Guest / Limited Access /

More than 77,000 refugees were expected to come to the United States in 2011. Instead, fewer than 55,000 will arrive, because of new security screening implemented abruptly this winter.

The U.S. State Department works with 11 agencies—including five Christian organizations—to help refugees start their new lives in America. The average number admitted annually since 1980 is 98,000, according to the Refugee Council USA.

Like many other resettlement offices, the World Relief branch in Durham, North Carolina, relies on per-refugee grants to pay staff. When no refugees arrived in Durham between late February and April, the office cut employee pay by 8 hours a week. Nationally, World Relief and Church World Service offices have experienced significant layoffs because of a new Department of Homeland Security (DHS) policy.

In February, World Relief Durham was preparing for new refugees when the arrival flights were suddenly deleted from the tracking system. Resettlement director Andrew Castle says he called headquarters and heard that there were hundreds of unexpectedly canceled flights, attributed to a new DHS policy that requires a pre-departure check to make sure refugees are still eligible to come to the U.S.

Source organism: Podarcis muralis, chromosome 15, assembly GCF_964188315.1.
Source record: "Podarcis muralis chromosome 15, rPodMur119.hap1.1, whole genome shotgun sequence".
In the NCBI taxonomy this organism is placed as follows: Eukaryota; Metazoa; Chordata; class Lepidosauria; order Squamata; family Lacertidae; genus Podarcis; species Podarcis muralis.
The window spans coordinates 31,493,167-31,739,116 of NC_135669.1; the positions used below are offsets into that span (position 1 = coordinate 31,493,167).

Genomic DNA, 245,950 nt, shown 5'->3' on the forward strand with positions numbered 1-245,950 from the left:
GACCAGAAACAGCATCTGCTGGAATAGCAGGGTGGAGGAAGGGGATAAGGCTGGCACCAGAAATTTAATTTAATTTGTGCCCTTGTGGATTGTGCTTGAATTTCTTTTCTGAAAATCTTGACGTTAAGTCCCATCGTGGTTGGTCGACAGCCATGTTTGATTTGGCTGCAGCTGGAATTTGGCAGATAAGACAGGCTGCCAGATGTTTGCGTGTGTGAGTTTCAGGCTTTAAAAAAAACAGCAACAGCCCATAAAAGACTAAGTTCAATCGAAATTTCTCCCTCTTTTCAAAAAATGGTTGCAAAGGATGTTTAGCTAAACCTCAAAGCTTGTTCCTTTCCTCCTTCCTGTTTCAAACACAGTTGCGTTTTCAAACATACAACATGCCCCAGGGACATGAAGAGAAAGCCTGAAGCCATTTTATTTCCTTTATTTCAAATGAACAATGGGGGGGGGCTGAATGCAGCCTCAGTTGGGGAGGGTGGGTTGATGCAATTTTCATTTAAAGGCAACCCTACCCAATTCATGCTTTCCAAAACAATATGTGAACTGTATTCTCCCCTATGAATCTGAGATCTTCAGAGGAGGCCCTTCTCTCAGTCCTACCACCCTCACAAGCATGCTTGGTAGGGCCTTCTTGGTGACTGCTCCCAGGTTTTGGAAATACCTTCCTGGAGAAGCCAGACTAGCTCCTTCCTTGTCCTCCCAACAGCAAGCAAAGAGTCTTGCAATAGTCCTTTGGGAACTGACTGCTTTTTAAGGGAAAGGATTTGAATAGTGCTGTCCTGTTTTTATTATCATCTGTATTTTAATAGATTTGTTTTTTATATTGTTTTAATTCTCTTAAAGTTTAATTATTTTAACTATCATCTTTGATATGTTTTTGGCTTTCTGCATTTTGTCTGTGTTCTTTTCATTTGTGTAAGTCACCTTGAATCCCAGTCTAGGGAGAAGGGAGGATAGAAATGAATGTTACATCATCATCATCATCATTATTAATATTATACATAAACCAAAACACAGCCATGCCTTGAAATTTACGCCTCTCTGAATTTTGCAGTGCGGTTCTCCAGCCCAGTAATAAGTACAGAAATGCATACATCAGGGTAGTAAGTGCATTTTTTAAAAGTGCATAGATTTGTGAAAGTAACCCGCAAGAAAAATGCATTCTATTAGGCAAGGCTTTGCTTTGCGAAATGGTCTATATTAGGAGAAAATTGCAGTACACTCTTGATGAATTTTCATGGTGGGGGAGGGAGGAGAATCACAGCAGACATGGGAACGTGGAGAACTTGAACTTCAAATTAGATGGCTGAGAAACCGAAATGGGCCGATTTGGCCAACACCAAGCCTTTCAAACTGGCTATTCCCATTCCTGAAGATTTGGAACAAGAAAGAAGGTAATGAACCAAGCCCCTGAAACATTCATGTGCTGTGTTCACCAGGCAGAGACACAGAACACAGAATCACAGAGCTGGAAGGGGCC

"It seems … that even the State Department was somewhat caught off guard," said Dan Kosten, chair of the Refugee Council USA.

The delay caused by this newly required clearance can last past the expiration of refugees' medical clearances. That would require them to start much of the resettlement process over again. Vicky Knight, deputy director for programs at Church World Service, says getting caught in this cycle can be dangerous for vulnerable refugees.

In the past, similar screenings took place six months ...

Subscriber access only You have reached the end of this Article Preview

To continue reading, subscribe now. Subscribers have full digital access.

Read These NextSee Our Latest
RecommendedFor Giving Tuesday: Where Evangelicals Donate (And No Longer Donate) Their Dollars
For Giving Tuesday: Where Evangelicals Donate (And No Longer Donate) Their Dollars
Christians are giving away more money than before the recession. But the parachurch, not churches, is getting most of it.
TrendingChristianity Today's 2015 Book Awards
Christianity Today's 2015 Book Awards
Our picks for the books most likely to shape evangelical life, thought, and culture.
Editor's PickJesus and 'Jingle Bell Rock'
Jesus and 'Jingle Bell Rock'
I’ve learned that there’s no dividing line between ‘American Christmas’ and ‘Christian Christmas.’
Comments
Christianity Today
Canceled Flights: New Policies Threaten Settlement Agencies
hide thisAugust August

In the Magazine

August 2011

To continue reading, subscribe now for full print and digital access.